Photo credit: West2East
Cheerful caroling could be heard through the halls of Seattle Children’s today thanks to two very special guests, Ciara and her friend Kelly Rowland. They surprised patients and families in the inpatient playroom with a holiday concert, accompanied by guitarist Barry Black. But that wasn’t the only surprise they had in store for kids at the hospital. The GRAMMY winners teamed up with Amazon and brought holiday cheer to patients and families in another very big way – with one of the largest Amazon deliveries of the year – a six-foot tall Amazon gift box filled with Amazon Fire HD 7s and Amazon Fire HD 8s for patients at Seattle Children’s.
“Caroling with the kids was the perfect way to brighten up the holidays at the hospital and surprising patients with gifts made it very special,” said Ciara. Read full post »
Ben, 19 months old, shows off his Stormtrooper prosthesis.
With every step 19-month-old Benajmin (Ben) Bronske takes, a legion of Stormtroopers lead his way.
Born into a family of avid Star Wars fans, Ben has become a fan as well. With an infectious smile, while wearing a shirt that says, “I’m a Trooper,” Ben proudly shows off his leg. It was uniquely made just for him – it’s covered in Stormtroopers.
“He’s got a really cool leg and a story to go with it,” said Sarah Bronske, Ben’s mother. Read full post »
Hudson received a portion of his uncle’s liver in July as part of a living donor liver transplant.
Jordan and Morgan Hill carry with them everywhere a custom-made coin inspired by their son’s liver transplant and the man who saved his life.
Morgan had the coin made weeks before his older brother, United States Army Special Operations Command Lt. Col. Trevor Hill, flew to Seattle from his home in North Carolina to donate part of his liver to his 8 ½-month-old nephew, Hudson.
“My brother saved our son’s life,” Morgan said. “Trevor has had what is called a challenge coin throughout his military career. It’s a sign of respect. It’s a symbol of someone’s unit and their life, and I wanted him to have one representing the incredible gift he gave us.” Read full post »
Chad’s Legacy Project has been a driving force behind the first-ever Washington State Mental Health Summit. Laura Crooks (right) and her husband, Todd Crooks, started CLP in honor of their son, Chad Crooks (left), who died tragically months after he was diagnosed with Schizophrenia.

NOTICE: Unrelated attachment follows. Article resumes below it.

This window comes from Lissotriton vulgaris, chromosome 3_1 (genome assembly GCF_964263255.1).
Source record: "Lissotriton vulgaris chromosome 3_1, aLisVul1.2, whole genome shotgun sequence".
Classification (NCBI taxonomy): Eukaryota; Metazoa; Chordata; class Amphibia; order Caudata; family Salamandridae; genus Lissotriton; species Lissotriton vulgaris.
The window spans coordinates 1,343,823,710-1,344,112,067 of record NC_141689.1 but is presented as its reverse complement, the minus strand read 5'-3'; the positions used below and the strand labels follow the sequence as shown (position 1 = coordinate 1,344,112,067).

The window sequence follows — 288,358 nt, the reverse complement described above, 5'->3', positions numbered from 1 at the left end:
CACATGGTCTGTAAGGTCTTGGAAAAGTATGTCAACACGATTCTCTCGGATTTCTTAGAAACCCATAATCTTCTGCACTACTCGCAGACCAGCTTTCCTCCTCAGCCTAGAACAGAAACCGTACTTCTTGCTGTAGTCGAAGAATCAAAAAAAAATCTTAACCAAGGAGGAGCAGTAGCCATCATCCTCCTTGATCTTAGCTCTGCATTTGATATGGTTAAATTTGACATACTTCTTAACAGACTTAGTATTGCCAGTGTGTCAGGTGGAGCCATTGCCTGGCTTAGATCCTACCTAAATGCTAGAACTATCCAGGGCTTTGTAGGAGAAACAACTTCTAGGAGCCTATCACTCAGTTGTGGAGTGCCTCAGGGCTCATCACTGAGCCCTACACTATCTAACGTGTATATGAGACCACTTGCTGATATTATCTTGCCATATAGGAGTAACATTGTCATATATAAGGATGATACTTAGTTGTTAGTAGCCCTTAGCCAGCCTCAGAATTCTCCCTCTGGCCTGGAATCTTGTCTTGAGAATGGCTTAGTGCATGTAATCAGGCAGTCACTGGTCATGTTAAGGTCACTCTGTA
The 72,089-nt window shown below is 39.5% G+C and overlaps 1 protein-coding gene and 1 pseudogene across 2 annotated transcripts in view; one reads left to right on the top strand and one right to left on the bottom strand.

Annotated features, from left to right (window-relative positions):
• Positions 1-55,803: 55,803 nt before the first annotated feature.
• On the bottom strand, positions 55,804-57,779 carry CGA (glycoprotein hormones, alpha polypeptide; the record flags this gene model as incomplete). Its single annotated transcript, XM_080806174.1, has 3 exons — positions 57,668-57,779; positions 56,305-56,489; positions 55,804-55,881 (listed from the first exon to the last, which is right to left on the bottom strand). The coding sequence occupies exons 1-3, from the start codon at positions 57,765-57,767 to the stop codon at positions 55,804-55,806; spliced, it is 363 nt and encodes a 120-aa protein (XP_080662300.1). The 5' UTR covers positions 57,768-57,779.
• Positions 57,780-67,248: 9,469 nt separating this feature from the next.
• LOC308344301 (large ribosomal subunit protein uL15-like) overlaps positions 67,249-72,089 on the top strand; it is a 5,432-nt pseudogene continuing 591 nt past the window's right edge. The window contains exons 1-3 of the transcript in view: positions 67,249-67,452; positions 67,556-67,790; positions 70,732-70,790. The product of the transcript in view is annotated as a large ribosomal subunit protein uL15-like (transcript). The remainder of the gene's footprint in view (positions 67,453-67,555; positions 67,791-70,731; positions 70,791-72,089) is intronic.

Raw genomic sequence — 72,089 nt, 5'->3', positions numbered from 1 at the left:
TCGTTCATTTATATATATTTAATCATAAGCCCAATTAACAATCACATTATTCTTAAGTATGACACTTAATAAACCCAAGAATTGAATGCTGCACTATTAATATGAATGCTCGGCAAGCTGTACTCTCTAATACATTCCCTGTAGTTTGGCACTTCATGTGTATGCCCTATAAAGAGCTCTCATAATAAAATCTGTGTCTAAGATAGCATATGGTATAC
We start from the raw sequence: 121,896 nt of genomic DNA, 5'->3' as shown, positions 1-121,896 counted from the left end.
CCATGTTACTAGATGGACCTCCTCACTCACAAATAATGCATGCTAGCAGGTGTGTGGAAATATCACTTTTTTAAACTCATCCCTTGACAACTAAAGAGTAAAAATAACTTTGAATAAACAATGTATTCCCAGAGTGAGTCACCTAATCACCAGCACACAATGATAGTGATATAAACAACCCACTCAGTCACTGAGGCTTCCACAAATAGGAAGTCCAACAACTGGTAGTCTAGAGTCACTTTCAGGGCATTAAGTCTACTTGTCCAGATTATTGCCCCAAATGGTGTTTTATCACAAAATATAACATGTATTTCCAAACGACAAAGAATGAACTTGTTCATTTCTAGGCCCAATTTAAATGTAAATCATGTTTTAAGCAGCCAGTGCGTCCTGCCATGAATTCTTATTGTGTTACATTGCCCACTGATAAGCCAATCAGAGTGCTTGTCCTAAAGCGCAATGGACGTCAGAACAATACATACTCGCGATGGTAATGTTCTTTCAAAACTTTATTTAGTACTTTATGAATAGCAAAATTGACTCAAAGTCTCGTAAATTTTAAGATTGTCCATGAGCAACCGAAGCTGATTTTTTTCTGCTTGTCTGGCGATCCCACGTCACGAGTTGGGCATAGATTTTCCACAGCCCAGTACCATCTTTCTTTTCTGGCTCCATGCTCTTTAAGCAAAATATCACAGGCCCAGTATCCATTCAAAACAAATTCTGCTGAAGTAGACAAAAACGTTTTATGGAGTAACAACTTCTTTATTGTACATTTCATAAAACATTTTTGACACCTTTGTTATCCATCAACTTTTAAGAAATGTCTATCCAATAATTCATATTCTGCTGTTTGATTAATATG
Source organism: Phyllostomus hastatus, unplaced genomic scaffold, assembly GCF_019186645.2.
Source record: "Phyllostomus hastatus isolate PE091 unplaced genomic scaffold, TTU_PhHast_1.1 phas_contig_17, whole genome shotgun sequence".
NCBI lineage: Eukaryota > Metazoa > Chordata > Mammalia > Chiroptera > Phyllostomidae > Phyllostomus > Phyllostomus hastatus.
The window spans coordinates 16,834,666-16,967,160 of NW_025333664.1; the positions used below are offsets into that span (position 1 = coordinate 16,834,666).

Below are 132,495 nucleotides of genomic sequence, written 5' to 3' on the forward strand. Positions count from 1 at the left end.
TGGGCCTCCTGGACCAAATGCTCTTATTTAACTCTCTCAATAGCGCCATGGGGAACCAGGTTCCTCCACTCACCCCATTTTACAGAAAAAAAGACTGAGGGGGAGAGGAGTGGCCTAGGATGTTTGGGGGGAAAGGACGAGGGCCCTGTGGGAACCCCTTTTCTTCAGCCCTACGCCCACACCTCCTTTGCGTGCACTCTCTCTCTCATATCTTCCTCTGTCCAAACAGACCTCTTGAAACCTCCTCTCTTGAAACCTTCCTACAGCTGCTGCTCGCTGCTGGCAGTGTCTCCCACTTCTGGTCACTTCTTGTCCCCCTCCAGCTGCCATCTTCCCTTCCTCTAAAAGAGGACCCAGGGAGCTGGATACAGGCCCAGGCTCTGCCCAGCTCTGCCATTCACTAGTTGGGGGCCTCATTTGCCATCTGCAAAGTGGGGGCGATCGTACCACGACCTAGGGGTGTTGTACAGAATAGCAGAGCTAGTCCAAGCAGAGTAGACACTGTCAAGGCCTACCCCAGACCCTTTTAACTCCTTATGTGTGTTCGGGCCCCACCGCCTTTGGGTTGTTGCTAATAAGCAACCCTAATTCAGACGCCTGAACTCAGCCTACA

Laura and Todd Crooks have experienced personal devastation from losing a loved one whose mental health issues weren’t properly addressed. Their son Chad took his own life eight months after he was diagnosed with Schizophrenia, on Jan. 21, 2016.
The professional help the gifted 21-year-old college student required wasn’t readily available when he needed it most.
The Crooks have since openly shared their family story in an effort to help others. They also started Chad’s Legacy Project (CLP), an endeavor in memoriam, to advance mental health education and innovations in the evaluation and treatment of mental illness.
CLP is realizing its mission, serving as the driving force behind the first-ever Washington State Mental Health Summit, which will take place on Thursday, Oct. 5. A portion of the more than $100,000 CLP has raised is covering the costs of the Summit.
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Children who participated in the bike train study averaged an additional 21 minutes of exercise per day and increased cycling to school by 45%.
The path to healthier living for children could be the same one they take to school.
Children who participated in adult-supervised group bicycle rides to and from school increased their moderate-to-vigorous physical activity by 21 minutes per day and daily cycling commutes by 45%, according to a pilot study recently published in the American Journal of Preventive Medicine.
The additional exercise study participants gained from riding in the groups, known as bike trains, accounted for 35% of the 60 minutes of physical activity recommended daily for children.